The most common side effects of antidepressants are nausea, insomnia, anxiety, restlessness, dizziness, weight gain, dry mouth, sweating, upset stomach, headaches, agitation, loss of appetite, decreased sex drive and inability to reach orgasm. As previously mentioned, these side effects are at their worst during your two week adjustment period. Whilst most tend to go away, they can linger further into your treatment. It’s a good idea to start antidepressants during a free week, if possible, as these side effects can really impact your day to day life, causing school and work to be difficult. If you find that you’re still struggling with unpleasant side effects after the two weeks, then go back to your doctor. Remember you are under no obligation to stick with an antidepressant that is causing you problems. There are loads of different ones to try until you find one that best suits you. It may take some trial and error, but that’s normal. There is also no shame in informing your workplace of new medication you are taking, and the two week adjustment period. Your workplace should make reasonable adjustments for you, under the Equality Act (2010), at this time.
Suicide risk – a word of caution
The worst thing antidepressants can do is increase the risk of suicide. The reason this happens is because antidepressants increase energy levels, so if you’re already feeling suicidal they will give you the energy to physically carry out the act. They may also intensify your low mood and trigger suicidal thoughts and feelings. This is why it’s important to keep an eye on people who have just started taking them. It’s also one of the reasons why your doctor asks to see you again in two weeks time and should make you aware that you can definitely contact them before this time if you are feeling worse. You do not have to “put up with” feeling suicidal for two weeks to see if you adjust. Feeling suicidal is the most horrendous feeling in the world and you do not have to suffer through it. Contact your doctor about switching medication. Just because you cannot tolerate the chemical makeup of one antidepressant, doesn’t mean that you won’t be able to tolerate another.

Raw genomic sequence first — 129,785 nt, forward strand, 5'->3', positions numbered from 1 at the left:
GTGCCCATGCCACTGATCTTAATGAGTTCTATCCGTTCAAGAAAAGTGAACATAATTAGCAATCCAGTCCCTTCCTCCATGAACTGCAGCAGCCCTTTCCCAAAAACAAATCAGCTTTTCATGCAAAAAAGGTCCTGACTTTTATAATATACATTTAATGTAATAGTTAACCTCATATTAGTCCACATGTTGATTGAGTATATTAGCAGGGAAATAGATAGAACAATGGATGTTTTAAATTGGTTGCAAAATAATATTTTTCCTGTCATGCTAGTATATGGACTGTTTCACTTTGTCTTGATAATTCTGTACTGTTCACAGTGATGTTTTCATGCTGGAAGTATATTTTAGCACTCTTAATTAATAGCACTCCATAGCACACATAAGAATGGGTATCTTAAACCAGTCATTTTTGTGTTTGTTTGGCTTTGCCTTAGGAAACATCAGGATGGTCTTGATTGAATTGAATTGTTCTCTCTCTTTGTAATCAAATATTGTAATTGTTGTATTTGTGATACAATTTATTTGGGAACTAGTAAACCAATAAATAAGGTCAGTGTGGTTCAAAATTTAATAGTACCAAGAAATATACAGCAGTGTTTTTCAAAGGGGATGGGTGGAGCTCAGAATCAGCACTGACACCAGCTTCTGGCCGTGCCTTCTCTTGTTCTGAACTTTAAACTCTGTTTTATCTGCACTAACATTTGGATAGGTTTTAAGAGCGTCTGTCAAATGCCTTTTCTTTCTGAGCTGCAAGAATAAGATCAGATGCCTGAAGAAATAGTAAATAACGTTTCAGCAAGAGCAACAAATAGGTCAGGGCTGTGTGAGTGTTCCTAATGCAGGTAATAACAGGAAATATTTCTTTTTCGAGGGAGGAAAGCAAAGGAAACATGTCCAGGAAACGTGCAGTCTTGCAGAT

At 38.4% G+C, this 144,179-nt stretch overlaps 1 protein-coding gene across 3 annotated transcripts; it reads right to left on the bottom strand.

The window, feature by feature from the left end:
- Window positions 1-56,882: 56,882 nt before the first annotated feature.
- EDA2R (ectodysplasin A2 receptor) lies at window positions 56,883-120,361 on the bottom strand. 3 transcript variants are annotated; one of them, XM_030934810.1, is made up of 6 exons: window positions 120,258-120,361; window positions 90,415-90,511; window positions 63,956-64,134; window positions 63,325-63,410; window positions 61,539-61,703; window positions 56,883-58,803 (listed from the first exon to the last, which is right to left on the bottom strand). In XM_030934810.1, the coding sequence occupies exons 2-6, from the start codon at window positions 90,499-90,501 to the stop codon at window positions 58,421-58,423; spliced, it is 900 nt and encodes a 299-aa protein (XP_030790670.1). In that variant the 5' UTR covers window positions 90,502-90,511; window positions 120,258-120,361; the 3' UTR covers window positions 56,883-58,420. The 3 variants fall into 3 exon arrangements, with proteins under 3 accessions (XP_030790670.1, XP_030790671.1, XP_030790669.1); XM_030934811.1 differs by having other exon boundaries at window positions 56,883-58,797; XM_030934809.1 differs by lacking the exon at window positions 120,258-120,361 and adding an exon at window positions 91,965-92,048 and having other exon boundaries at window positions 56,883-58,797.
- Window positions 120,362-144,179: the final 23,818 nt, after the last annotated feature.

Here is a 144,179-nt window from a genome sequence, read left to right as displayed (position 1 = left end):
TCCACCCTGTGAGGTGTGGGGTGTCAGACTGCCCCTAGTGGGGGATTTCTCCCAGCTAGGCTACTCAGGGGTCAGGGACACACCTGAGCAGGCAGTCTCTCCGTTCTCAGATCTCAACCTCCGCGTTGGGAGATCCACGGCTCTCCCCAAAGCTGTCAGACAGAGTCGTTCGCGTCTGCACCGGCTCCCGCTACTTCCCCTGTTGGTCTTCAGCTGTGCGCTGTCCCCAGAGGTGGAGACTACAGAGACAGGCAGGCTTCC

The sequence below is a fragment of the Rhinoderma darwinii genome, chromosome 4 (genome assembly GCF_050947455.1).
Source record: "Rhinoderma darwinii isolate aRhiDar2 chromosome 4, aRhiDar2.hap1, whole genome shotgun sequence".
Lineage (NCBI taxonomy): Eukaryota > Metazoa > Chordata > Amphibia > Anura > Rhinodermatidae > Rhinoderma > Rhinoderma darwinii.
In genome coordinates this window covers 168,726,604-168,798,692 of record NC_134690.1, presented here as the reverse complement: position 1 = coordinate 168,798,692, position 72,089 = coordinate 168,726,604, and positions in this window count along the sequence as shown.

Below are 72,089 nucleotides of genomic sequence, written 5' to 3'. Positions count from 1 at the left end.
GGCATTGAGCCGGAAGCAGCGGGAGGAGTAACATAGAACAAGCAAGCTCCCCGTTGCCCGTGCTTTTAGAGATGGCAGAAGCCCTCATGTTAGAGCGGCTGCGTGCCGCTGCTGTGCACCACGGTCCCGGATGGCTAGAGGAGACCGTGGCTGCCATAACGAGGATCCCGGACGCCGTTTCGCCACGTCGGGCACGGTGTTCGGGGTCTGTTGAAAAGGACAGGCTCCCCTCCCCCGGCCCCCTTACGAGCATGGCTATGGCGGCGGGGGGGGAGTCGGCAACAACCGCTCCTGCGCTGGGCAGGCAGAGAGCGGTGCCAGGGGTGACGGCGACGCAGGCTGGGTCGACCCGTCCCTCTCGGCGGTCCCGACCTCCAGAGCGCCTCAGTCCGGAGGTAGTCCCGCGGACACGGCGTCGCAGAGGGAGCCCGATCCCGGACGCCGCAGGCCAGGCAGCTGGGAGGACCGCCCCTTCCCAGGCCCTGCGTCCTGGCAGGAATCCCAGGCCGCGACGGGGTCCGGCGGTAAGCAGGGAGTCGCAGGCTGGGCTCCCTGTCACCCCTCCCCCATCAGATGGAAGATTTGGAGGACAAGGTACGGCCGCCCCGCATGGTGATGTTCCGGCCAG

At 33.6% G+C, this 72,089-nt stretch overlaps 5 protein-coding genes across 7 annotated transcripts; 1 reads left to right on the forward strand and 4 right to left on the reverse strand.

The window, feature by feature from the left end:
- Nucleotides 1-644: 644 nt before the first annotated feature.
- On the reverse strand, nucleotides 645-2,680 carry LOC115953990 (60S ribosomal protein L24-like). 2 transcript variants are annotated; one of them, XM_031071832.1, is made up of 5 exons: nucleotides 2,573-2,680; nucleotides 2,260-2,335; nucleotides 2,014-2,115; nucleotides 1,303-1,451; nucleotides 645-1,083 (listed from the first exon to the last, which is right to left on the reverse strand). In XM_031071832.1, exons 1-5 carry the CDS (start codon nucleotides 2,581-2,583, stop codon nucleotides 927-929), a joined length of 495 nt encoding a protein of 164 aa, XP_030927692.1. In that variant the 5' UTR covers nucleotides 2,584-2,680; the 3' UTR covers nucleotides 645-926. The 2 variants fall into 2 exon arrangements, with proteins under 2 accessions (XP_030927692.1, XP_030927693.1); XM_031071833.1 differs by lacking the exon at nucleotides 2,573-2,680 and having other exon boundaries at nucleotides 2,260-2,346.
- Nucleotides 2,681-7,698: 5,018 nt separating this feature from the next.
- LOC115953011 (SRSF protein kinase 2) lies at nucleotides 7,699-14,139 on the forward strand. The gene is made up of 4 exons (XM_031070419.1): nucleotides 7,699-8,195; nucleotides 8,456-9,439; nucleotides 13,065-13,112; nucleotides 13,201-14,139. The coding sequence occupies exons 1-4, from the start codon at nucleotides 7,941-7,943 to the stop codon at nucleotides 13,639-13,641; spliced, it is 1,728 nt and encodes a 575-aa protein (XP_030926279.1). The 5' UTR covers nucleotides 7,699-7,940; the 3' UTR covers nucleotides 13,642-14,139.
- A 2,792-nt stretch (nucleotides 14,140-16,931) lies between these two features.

Do antidepressants work for everyone?
Let’s be honest here: no, they don’t. However, antidepressants do work for most people. They are a complicated medication so it might take some time before you find the right one for you, but sometimes people do find that they just aren’t suited to them at all. You also don’t have to try an antidepressant if you really don’t want to. Remember that other forms of treatment, such as making healthy lifestyle changes, are also an option that is proven to be effective. But please keep in mind that whilst this may be beneficial for some people mental illnesses, this also doesn’t work for everyone. Lifestyle changes probably aren’t going to help someone with bipolar disorder, as that’s a complex mental illness. Antidepressants are life-saving for some people, so think of the potential benefits you may gain from trying this medication. Think about how your life may change for the better. Even if you do experience a bad time whilst adjusting, sometimes it’s worth it to see what may be waiting for you on the other side.